Investing 101: 2 More Rules Stock Trading Rules

The following post was originally published on Debt Free Guys

Margin investing and trading can be volatile.

A couple of weeks ago, we started a two-part series about stock investing and trading rules to educate our readers of potential trading violations they, their broker or financial advisor can cause. Trading violations can happen by mistake, so hopefully this series eliminates those mistakes for you.

The following investing and trading violations pertain to margin trading violations. Margin accounts are taxable accounts that allow traders to borrow from their broker/dealer against the trader’s securities. The securities in the account act as collateral. The amount a trader can borrow is based on a percentage of the value of the securities in the trader’s account. Some securities are not marginable. Others that are marginable are so by varying percentages. Each exchange sets its own margin limits for each security. Each broker/dealer can set more restrictive margin limits on each security it lends against, but cannot choose less restrictive limits than those dictated by the stock exchanges.

Margin Maintenance Call

Margin Call is not only a good movie, but a trade violation. As mentioned above, only a certain percentage of any marginable stock is marginable. Broker/dealers calculate the amount of margin a trader has considering all the securities with their varying margin ability in a particular account.

Each broker/dealer has its own formula for calculating account-level margin ability and the formulas are often quite complex. Most broker/dealers, however, typically provide traders with the amount of available margin they have on their account online. When the trader falls below certain limits due to a drop in market value, meaning they become over-leveraged, a margin maintenance call occurs.

This means that the trader must either immediately deliver funds to the account or immediately sell a proportional percentage of marginable securities. Broker/dealers always reserve the right to electively sell a client out to remove the margin maintenance call. That’s because markets can drop quickly and the more over-leveraged a trader becomes, the more risk a broker/dealers assumes. If egregious and widespread enough, margin maintenance calls can have a ripple effect on the overall market and economy.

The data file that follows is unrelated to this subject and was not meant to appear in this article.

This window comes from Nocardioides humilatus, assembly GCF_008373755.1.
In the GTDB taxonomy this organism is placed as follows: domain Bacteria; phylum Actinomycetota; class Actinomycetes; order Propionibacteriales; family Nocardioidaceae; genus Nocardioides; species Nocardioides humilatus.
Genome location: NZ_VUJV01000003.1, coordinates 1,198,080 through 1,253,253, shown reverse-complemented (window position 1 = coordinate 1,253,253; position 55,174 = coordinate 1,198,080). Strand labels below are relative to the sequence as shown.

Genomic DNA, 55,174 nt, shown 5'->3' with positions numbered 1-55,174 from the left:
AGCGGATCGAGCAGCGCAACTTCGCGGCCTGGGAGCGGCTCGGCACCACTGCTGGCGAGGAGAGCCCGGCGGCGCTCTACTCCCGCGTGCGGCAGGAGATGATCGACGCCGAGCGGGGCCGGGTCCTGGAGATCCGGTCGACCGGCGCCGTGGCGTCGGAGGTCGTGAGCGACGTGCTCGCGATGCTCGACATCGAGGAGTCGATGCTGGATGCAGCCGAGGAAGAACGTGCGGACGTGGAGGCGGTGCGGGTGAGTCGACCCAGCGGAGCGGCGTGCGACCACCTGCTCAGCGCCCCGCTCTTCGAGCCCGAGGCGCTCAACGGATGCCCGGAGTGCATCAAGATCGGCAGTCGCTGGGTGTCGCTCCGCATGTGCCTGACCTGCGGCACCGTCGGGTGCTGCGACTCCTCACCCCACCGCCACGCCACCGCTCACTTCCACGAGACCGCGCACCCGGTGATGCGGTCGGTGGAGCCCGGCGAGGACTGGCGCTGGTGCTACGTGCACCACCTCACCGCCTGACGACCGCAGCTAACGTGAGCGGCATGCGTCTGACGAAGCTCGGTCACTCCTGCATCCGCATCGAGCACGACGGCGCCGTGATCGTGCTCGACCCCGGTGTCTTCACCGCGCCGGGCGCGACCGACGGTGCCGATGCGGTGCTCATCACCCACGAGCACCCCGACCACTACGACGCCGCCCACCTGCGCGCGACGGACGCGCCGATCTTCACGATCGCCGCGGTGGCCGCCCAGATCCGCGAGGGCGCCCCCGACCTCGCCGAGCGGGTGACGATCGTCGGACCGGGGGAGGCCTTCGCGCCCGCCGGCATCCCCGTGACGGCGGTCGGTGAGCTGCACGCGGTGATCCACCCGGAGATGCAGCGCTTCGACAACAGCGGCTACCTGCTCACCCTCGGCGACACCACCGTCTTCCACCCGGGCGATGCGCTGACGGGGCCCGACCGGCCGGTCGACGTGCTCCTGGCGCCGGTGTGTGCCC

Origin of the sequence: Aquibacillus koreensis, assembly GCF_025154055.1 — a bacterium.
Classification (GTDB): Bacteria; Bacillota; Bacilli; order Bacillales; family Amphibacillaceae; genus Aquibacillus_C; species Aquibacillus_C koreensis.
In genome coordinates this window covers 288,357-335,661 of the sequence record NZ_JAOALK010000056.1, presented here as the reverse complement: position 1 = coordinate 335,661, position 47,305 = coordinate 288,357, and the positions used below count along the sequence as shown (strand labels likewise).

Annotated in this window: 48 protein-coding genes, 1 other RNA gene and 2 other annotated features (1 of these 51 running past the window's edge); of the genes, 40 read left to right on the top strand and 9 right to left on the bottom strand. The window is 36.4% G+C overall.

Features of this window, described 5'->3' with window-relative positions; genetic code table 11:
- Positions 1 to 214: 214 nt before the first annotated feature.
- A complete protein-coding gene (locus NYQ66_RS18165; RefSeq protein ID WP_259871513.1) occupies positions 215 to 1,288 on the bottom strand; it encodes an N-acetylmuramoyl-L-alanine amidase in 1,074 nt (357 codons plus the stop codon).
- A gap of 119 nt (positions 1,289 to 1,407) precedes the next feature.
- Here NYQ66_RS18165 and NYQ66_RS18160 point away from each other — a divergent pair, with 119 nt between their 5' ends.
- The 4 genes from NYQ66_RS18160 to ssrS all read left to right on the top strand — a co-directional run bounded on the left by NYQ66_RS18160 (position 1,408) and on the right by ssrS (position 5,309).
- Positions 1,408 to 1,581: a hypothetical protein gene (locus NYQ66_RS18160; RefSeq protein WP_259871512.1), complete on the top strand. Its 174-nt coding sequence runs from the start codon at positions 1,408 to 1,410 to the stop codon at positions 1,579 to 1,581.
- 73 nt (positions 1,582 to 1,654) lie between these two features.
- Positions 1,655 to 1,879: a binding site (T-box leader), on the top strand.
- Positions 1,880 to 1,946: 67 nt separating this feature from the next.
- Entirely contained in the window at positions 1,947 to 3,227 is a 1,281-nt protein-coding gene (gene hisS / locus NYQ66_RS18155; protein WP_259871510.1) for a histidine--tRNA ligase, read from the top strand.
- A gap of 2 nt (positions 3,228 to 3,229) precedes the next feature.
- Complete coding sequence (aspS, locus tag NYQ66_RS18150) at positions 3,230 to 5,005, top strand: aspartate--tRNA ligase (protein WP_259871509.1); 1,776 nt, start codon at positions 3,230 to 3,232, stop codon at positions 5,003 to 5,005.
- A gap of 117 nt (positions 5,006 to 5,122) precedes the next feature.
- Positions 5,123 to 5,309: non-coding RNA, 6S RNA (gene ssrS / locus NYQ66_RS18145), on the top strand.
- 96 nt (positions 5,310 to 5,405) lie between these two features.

Fed Margin Call

A Fed (short for Federal) Margin Call occurs at the point of purchase. That is a margin trader purchases more marginable stock in their account than they have available margin.

For example, a margin trader purchased $10,000 of a marginable stock when they had $3,000 cash in the account and needed $5,000 cash to cover their portion of the margin stock purchased. Again, the trader must either immediately deliver funds (minimum $2,000) to the account or immediately sell a proportional percentage of marginable securities or they may be at risk of being sold out to cover the shortfall.

Though all traders who sign up for margin accounts sign a contract that gives the broker/dealer the right to sell a client out of Fed margin calls, this almost always makes a trader angry because the broker/dealer does not necessarily choose the securities the trader may have wanted to sell.

To avoid these or any kinds of investing and trading violations, make sure you understand what you’re getting yourself into when doing any amount or kind of trading. It’s simply best to avoid these violations from the beginning.

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